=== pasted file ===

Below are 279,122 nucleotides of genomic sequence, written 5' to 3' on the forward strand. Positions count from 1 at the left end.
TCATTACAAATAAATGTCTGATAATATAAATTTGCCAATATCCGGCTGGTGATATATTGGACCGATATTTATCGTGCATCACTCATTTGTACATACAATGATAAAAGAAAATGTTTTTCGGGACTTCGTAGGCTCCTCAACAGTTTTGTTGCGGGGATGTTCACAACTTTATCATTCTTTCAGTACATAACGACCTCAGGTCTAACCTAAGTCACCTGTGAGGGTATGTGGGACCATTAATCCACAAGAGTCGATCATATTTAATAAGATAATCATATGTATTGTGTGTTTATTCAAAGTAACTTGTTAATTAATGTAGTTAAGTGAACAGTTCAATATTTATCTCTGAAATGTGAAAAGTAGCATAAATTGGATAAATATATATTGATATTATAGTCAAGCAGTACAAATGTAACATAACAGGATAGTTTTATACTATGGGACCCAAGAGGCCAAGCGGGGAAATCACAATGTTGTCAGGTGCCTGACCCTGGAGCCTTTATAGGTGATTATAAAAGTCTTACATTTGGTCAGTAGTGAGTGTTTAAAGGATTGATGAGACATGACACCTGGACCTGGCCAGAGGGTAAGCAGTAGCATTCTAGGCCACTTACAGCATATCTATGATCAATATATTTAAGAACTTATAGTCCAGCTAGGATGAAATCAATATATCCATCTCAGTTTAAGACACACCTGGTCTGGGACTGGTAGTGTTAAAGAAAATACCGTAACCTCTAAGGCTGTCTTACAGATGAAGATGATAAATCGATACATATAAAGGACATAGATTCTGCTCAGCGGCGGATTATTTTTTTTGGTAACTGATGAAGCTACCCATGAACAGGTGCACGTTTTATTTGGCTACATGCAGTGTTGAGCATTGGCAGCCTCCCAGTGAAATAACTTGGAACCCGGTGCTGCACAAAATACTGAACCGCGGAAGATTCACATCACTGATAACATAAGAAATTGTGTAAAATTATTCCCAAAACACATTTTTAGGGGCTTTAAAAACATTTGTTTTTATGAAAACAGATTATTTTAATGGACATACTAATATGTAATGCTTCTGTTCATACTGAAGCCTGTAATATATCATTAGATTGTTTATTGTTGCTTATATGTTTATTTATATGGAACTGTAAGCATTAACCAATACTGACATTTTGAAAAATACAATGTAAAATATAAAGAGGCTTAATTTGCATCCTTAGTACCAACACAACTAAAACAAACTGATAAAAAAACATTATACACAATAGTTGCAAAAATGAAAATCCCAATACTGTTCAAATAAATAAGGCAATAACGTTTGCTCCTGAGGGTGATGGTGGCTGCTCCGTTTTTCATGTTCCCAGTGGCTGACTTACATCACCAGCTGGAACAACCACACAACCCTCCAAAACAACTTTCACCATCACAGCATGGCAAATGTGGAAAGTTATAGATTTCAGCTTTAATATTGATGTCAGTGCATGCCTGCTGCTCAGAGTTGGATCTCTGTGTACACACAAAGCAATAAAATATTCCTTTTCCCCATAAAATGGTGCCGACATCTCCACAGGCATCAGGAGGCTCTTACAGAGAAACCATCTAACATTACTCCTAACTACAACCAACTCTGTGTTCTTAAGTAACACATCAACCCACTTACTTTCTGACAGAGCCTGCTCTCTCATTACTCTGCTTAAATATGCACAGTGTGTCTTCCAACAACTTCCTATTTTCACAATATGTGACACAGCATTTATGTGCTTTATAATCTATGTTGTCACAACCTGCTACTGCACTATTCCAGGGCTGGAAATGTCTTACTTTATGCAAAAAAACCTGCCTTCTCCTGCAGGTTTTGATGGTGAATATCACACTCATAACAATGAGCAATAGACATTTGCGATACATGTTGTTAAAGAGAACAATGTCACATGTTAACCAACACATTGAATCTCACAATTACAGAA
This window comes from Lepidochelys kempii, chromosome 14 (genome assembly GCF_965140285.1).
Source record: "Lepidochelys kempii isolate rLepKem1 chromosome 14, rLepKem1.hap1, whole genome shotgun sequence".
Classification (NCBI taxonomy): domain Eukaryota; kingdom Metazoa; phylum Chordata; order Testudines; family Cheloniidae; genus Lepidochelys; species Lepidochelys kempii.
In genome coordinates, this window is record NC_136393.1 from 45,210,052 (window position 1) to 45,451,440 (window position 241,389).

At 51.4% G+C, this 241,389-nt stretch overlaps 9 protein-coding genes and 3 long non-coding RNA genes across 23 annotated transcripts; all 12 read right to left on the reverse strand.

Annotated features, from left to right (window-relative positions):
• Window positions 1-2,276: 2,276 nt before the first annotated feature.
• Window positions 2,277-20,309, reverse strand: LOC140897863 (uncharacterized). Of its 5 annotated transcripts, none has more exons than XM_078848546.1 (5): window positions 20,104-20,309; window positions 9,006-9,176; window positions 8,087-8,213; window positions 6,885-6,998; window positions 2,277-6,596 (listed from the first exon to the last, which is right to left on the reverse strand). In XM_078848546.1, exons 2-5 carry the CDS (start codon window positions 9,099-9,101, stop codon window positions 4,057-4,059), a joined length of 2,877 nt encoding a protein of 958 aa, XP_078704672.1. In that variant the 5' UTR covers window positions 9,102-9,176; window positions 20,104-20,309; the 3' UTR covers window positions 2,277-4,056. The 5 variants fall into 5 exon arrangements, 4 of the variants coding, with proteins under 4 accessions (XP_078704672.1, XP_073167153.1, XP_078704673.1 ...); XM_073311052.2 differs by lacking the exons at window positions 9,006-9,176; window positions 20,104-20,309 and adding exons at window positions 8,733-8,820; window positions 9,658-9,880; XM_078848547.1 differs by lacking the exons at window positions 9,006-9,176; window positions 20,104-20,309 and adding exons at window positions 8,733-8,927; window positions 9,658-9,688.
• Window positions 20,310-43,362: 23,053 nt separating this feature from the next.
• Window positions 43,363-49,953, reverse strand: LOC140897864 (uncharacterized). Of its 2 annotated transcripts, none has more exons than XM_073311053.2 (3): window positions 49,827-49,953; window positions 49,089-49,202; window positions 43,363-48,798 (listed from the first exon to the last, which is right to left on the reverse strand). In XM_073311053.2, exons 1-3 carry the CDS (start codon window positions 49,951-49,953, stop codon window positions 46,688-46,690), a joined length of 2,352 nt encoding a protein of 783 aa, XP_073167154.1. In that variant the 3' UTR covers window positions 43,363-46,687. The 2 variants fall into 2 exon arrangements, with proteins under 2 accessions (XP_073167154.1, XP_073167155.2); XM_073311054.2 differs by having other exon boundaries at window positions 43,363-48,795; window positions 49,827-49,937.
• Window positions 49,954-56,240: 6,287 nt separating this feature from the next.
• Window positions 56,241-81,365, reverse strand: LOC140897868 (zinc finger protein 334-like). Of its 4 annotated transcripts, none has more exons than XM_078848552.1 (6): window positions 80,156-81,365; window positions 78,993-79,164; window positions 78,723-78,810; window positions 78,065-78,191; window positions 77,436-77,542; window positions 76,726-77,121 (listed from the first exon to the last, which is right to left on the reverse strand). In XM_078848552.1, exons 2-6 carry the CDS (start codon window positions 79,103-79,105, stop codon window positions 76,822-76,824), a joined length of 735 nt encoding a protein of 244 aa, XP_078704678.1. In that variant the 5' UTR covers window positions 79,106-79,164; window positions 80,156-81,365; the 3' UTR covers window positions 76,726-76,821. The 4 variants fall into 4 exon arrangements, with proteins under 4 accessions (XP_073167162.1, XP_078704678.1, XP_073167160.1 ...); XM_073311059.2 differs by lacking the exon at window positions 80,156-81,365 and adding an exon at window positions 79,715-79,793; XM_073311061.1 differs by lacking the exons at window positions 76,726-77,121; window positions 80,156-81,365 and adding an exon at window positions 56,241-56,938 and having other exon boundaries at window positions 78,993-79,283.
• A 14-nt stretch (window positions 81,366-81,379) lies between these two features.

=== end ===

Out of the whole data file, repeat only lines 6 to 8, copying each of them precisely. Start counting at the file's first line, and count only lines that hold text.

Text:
In genome coordinates, this window is record NC_136393.1 from 45,210,052 (window position 1) to 45,451,440 (window position 241,389).

At 51.4% G+C, this 241,389-nt stretch overlaps 9 protein-coding genes and 3 long non-coding RNA genes across 23 annotated transcripts; all 12 read right to left on the reverse strand.

Annotated features, from left to right (window-relative positions):